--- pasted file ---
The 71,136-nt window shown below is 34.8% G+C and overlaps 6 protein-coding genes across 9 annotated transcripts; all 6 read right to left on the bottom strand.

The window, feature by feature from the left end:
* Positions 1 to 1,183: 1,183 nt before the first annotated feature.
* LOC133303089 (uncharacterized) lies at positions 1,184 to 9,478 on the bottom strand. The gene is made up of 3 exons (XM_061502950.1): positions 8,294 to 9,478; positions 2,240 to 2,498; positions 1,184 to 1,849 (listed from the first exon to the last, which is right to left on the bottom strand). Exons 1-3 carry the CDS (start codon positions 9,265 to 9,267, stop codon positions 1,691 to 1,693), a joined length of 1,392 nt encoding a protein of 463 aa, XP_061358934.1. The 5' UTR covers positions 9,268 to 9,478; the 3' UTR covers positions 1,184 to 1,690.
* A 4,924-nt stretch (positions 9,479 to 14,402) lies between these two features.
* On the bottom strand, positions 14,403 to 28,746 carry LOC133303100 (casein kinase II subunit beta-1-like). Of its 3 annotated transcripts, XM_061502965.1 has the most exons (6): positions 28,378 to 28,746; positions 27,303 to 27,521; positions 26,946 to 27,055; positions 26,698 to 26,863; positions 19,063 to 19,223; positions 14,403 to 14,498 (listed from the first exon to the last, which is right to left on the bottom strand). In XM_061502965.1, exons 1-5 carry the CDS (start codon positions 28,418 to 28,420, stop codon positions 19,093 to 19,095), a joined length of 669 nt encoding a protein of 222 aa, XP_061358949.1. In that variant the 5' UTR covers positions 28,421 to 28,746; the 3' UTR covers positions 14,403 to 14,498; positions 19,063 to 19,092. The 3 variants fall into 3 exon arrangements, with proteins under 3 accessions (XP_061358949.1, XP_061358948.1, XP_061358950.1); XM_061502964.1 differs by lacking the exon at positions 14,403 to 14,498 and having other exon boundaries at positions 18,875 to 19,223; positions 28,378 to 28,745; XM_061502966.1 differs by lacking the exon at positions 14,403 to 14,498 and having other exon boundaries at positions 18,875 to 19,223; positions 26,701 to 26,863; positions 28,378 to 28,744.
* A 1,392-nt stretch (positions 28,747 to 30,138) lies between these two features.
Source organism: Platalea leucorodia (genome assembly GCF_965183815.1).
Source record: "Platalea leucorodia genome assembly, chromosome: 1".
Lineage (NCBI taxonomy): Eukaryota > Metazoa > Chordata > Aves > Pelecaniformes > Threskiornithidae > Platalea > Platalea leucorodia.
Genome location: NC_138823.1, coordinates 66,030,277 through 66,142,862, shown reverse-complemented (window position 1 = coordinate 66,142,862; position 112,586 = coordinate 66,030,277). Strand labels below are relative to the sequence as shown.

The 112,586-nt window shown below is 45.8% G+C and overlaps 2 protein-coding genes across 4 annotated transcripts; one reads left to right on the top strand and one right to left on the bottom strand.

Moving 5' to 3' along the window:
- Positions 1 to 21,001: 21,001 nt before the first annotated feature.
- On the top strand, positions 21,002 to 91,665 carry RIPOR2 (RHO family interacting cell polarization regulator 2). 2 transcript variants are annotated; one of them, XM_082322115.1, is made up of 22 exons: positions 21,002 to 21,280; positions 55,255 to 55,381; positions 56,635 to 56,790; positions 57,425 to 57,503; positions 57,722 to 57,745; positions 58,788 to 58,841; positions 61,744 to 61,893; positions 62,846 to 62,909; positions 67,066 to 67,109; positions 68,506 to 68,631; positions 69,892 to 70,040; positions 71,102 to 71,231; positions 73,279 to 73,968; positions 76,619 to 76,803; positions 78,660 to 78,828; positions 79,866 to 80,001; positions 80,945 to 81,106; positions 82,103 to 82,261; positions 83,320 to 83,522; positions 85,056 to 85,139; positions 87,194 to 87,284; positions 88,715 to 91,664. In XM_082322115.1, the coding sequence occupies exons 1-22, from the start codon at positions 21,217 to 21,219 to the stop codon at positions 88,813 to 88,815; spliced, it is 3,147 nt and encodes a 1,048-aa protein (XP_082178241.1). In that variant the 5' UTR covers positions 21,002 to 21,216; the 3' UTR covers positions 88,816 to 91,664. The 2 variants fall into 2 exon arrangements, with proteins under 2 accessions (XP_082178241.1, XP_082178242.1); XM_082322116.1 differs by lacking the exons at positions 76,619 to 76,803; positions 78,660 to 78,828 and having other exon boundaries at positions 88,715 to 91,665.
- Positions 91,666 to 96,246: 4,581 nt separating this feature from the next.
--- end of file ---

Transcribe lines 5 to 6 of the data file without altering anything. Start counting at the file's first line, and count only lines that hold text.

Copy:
* A 4,924-nt stretch (positions 9,479 to 14,402) lies between these two features.
* On the bottom strand, positions 14,403 to 28,746 carry LOC133303100 (casein kinase II subunit beta-1-like). Of its 3 annotated transcripts, XM_061502965.1 has the most exons (6): positions 28,378 to 28,746; positions 27,303 to 27,521; positions 26,946 to 27,055; positions 26,698 to 26,863; positions 19,063 to 19,223; positions 14,403 to 14,498 (listed from the first exon to the last, which is right to left on the bottom strand). In XM_061502965.1, exons 1-5 carry the CDS (start codon positions 28,418 to 28,420, stop codon positions 19,093 to 19,095), a joined length of 669 nt encoding a protein of 222 aa, XP_061358949.1. In that variant the 5' UTR covers positions 28,421 to 28,746; the 3' UTR covers positions 14,403 to 14,498; positions 19,063 to 19,092. The 3 variants fall into 3 exon arrangements, with proteins under 3 accessions (XP_061358949.1, XP_061358948.1, XP_061358950.1); XM_061502964.1 differs by lacking the exon at positions 14,403 to 14,498 and having other exon boundaries at positions 18,875 to 19,223; positions 28,378 to 28,745; XM_061502966.1 differs by lacking the exon at positions 14,403 to 14,498 and having other exon boundaries at positions 18,875 to 19,223; positions 26,701 to 26,863; positions 28,378 to 28,744.